Rules for `? ? ?`, why is < not a member of Nothing

I had some old code, which I thought used to compile (not 100% sure) but after upgrading to scala 2.13 it doesn’t. It is basically a student template, which the student needs to replace the instances of ??? with a valid expression. The compiler complains that < is not a member of Nothing.

Did this ever work? or was it my imagination?

BTW how do we know < is not a member of Nothing? Every member of Nothing has such a member. Right?

    def recur(left:Double,right:Double,depth:Int):Option[Double] = {
      val mid = ???

      if ( ??? < ???)
      else if (depth >= maxDepth)
      else if ( f(mid))

Ahm no, there no even a single value Nothing to begin with.

That code should never compile and I guess that is ok, students need to fix the code anyways.

Exactly. EVERY. member of Nothing has a < method, because the set of such objects is empty. It seems to me that ???.<(???) should be valid, in the same sense that if(???) ... is valid.

Is Nothing a subtype of some type which as a < method?

The hope with ??? is that the code compiles and fails at runtime if the line is ever reached. If you have one single ??? in the project which fails to compile, then you cannot test anything in the entire project.

BTW why can’t I put ??? in the title of this thread? every time when I try, it gets replaced with a single ?

Nothing is a subtype of all types, so yes.

I do not see why, but I understand your frustration. You may try adding an extension method or maybe using type hints as suggested in the other thread.

That is valid because if expects a boolean and since Nothing <: Boolean then it is valid due Liskov.

Isn’t Nothing also a subtype of Int which has a < method?

Anyway, I’ve also discovered that ???:Int does not work either. :frowning:
I wanted to use something like (??? to ??? by ???).foldLeft(...) which complains that Nothing does not have a to member. So I tried (???:Int to ???:Int by ???:Int ).foldLeft(...) but that fails also.

Yes, but the compiler has no information, and not a single reason to infer Int in that context; so it just leaves the type as Nothing which doesn’t have that method.

If you use a real compiler you will see this error:

not found: value ???:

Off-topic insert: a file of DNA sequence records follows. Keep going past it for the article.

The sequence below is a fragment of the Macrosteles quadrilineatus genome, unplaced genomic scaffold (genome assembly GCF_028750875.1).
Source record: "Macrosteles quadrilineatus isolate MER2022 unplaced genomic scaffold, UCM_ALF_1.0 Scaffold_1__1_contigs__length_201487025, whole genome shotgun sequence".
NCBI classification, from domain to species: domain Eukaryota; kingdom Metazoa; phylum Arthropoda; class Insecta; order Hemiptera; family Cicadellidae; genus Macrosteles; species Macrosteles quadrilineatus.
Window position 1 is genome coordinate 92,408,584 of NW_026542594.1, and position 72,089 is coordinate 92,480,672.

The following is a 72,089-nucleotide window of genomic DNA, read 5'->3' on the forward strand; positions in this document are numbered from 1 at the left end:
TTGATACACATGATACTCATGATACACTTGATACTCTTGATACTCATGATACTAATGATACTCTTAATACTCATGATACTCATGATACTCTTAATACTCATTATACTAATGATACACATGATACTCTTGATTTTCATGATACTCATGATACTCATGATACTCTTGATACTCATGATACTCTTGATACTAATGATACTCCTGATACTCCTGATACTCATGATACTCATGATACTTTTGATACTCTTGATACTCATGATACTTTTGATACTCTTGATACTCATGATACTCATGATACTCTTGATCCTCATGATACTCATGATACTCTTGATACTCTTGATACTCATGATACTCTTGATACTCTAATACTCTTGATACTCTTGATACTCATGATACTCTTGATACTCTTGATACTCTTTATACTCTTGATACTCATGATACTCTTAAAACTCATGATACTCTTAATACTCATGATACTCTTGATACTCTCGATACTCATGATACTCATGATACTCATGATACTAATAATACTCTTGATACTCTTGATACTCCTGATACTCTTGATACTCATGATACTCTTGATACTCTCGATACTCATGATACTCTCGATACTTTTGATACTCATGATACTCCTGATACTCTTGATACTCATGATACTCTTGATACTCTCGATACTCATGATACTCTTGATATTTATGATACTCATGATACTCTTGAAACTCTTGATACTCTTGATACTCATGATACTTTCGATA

After that, you know any other error will be wrong.
Try with:

((??? : Int) to (??? : Int) by (??? : Int))

??? is a perfectly cromulent Double (and if you said ??? : Double it would compile) but Scala doesn’t search the universe to see if there’s something out there with a < method. What you’re trying to do makes logical sense but Scala just doesn’t work that way.



parens. alas there are so many possible paren placements.

cromulent? that’s a new one for me. But I’m going to start using. Cromulent is a perfectly cromulent word and should be in everyone’s vocabulary.

Isn’t that like peeking into an empty room and say “all persons in that room are male”? Which would lead to a logical inconstency since also “all persons in that room are not male” would be true, in other words “all persons in that room are both male and not male”.

There is no inconsistency. And this is exactly the answer(s) you’ll get from the Scala stdlib, as well:

val s: List[String] = Nil

@kavedaa, as I understand it this is simply a feature of empty sets. If a set is empty and P is a proposition, then it is true that (if x is in the set then P(x) is true). For that statement to not be true, it would need to be possible to find an x such that P(x) is false, but no such x exists.


yes I see. I know (now) that it doesn’t work this way, and I know it is not the normal use case, but I wonder what would happen if the compiler allowed any method to be called and any member to be accessed on an object of type Nothing, because that is unreachable code, and could simply be optimized away–No need to even generate code for it.

SBCL (a commonly used Common Lisp compiler) emits a warning something like: deleting unreachable code.

This is the case already - just give me an object of type Nothing and I’ll show you. :grinning:

I don’t quite agree. The following code fails to compile. I would be better in my mind if it compiled with a warning.

if ( ??? < ??? )
1 Like

again, I emphasise, that this is in no sense a high priority item, and probably very difficult to implement, and very few people would ever use it except in pedagogical examples.

This doesn’t seem to have come up previously in the conversation, but it’s worth pointing out: it would be meaningless to compile it.

Consider an important details: Scala allows you to define your own operators. So what does the method < mean? You’re assuming that it’s the less-than function on Int. But why couldn’t it be, say, the less-than method on String, which has a completely different meaning? Why couldn’t it mean a less-than function defined somewhere in the world, that requires an implicit parameter in order to compile?

Basically, if you open it up to the entire universe like this, it becomes undecideable – the compiler doesn’t have enough information to assign a meaning to that symbol. It could be any of a potentially infinite number of methods, with potentially different details…

1 Like